RECORD: Anon. 1882. [Review of Earthworms]. Darwin's latest work. Literary News (New York), vol. 3: 39. [from the Congregationalist]

REVISION HISTORY: Transcribed by Christine Chua and edited by John van Wyhe. 6.2021. RN1

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[page] 39

Darwin's Latest Work. From the Congregationalist.

The unscientific reader hardly would expect to be interested specially in worms and their doings, but whoever begins Mr. Darwin's latest book, "The Formation of Vegetable Mould through the Action of Worms," will be likely to read it through. It is a record of minute, extended, and careful observations with some inferences which naturally suggest themselves. It will surprise most people to learn how important is the work of worms in overturning and sifting the soil and burying objects, even large stones and whole pavements, underneath it, and in preparing it properly for the growth of plants. The chapters upon the habits of worms show these creatures to be much more active and methodical than one would think; and their great number and the amount of work which they do are indicated by the fact that there is reason to believe that each acre of garden soil contains over 50,000 and each acre of old pasture land about half as many, and that each worm casts up to the surface as much as twenty ounces of soil a year, which must amount to an annual layer of earth nearly or quite a fifth of an inch deep. Given years enough, and no wonder that stone is covered out of sight and a Roman pavement is buried several feet under ground, especially as they also sink of their own weight as the worm burrows beneath it render the ground yielding. Mr. Darwin has written in a cautious spirit, and his conclusions seem eminently reasonable.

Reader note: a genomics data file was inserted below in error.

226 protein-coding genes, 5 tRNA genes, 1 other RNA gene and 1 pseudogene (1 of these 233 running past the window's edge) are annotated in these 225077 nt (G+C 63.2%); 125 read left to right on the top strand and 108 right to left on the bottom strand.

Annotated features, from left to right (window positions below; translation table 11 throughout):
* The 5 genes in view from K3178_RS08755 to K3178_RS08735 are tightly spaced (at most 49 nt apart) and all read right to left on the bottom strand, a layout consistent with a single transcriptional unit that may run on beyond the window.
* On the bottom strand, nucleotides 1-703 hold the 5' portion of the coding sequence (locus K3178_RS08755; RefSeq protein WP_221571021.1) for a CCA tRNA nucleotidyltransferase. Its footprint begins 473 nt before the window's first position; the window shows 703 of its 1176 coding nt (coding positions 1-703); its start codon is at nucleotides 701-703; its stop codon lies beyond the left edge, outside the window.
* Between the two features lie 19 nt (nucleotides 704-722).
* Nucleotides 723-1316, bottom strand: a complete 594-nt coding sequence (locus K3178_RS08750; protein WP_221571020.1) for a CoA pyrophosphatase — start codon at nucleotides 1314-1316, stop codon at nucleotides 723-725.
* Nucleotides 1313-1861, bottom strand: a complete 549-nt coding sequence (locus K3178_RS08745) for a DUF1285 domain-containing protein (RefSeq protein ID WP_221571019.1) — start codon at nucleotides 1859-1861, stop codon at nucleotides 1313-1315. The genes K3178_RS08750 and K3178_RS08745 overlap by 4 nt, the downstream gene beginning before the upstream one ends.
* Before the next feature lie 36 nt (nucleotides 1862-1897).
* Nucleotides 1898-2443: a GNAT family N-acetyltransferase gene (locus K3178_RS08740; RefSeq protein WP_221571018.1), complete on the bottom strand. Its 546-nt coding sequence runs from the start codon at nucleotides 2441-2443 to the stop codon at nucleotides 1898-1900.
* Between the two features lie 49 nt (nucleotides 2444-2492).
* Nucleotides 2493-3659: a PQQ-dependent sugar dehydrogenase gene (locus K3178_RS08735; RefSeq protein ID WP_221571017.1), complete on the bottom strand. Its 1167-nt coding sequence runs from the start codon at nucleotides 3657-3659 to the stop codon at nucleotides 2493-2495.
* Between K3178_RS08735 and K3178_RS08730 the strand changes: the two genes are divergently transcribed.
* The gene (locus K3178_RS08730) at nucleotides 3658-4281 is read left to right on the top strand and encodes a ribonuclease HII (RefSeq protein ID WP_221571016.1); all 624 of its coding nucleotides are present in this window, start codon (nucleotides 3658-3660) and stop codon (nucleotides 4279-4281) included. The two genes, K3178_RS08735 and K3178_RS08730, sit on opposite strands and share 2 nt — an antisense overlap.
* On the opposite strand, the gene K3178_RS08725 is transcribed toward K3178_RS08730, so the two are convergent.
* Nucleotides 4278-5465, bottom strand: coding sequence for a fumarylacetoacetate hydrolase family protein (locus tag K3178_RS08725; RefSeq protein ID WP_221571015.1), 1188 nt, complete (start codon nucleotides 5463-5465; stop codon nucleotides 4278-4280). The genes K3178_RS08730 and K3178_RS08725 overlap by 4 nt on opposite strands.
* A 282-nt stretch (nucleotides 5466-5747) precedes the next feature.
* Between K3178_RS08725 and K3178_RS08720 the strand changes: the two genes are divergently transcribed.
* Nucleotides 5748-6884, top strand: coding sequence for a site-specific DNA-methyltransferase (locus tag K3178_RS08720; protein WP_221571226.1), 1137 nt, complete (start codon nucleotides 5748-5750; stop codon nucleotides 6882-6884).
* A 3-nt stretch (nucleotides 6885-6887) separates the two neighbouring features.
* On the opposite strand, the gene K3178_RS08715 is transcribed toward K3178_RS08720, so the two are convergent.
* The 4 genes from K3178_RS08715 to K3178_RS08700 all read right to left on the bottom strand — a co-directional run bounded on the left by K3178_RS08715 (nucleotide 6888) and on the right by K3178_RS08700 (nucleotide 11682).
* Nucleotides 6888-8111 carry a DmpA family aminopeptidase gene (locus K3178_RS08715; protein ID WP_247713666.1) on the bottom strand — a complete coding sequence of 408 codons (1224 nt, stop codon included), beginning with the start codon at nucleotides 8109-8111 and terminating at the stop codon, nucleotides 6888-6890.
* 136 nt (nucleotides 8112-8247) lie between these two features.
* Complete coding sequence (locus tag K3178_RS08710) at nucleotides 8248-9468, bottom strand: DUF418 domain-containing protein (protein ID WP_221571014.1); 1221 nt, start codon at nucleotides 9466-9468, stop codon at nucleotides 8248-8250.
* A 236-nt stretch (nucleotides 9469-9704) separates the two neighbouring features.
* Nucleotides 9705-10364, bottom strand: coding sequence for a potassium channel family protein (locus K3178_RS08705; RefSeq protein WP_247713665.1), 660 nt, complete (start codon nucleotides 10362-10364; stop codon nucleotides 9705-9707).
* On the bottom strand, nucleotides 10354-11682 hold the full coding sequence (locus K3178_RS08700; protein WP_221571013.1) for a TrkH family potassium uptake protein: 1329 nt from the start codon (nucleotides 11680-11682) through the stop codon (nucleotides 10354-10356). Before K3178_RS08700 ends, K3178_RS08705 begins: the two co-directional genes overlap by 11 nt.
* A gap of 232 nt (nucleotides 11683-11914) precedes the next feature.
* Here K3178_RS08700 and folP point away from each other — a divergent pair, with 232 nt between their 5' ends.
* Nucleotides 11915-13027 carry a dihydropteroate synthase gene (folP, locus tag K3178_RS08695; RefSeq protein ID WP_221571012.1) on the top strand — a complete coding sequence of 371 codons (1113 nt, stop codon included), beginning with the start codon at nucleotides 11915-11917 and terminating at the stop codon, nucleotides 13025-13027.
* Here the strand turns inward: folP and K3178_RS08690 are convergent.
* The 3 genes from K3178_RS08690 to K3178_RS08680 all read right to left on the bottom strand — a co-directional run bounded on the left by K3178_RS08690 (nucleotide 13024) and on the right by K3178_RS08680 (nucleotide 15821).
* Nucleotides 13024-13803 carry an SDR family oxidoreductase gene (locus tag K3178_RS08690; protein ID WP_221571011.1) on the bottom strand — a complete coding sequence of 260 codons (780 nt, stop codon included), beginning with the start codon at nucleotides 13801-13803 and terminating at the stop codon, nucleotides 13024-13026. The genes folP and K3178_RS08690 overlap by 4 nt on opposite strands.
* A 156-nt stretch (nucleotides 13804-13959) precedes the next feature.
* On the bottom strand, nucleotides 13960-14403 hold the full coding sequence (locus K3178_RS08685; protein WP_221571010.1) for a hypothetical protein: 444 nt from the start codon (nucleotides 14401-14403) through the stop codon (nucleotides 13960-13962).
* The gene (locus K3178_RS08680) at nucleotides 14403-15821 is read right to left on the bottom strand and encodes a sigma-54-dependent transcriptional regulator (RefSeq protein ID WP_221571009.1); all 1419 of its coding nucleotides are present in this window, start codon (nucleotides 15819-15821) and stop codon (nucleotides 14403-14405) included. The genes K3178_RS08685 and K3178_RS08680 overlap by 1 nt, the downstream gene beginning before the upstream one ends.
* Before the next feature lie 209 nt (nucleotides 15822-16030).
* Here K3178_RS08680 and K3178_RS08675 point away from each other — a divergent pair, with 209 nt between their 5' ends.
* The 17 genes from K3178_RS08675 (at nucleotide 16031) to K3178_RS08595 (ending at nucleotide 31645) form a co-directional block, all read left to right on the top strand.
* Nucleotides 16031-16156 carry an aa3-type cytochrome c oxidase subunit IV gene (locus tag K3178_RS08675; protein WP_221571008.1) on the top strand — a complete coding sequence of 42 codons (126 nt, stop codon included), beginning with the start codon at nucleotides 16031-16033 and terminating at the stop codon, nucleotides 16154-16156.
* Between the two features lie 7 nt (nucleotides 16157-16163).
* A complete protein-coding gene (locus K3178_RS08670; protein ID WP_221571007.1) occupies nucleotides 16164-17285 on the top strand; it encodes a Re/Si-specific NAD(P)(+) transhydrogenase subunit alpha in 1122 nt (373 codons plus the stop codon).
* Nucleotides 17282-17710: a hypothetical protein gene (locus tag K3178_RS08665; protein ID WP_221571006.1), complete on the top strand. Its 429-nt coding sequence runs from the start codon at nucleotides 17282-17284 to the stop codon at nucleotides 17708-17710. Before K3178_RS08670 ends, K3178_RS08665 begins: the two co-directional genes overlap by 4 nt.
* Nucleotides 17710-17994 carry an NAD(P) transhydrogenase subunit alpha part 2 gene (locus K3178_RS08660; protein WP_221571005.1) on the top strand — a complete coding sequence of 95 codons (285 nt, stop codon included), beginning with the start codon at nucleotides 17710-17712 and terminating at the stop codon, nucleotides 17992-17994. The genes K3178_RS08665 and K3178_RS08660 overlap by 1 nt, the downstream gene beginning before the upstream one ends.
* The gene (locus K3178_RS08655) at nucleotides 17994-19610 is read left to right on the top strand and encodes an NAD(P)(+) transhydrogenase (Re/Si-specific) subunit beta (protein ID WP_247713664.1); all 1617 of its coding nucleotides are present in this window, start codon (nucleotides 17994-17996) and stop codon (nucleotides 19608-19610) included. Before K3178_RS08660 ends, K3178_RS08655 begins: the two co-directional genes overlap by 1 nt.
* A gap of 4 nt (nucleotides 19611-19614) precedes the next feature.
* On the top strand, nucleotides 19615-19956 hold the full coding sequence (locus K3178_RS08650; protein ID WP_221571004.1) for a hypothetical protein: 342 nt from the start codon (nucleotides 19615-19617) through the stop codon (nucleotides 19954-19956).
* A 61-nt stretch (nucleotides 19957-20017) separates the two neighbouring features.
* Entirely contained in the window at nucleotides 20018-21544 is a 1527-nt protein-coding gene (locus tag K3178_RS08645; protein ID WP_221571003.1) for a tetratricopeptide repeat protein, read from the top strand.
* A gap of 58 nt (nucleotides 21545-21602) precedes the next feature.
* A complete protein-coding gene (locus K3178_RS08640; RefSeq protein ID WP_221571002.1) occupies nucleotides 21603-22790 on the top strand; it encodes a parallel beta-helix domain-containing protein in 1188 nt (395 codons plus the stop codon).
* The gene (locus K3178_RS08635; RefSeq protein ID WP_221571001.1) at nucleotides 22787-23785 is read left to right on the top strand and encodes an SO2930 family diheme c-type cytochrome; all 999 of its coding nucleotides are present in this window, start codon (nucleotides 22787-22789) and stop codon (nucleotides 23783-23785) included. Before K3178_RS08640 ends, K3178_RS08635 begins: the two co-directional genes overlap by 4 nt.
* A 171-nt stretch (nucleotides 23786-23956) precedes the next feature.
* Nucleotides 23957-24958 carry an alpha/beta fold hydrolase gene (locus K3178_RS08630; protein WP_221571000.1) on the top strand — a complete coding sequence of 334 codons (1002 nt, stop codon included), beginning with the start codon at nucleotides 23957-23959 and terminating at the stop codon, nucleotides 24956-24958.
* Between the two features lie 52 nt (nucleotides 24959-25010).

(Appleton. 12mo. $1.50.)

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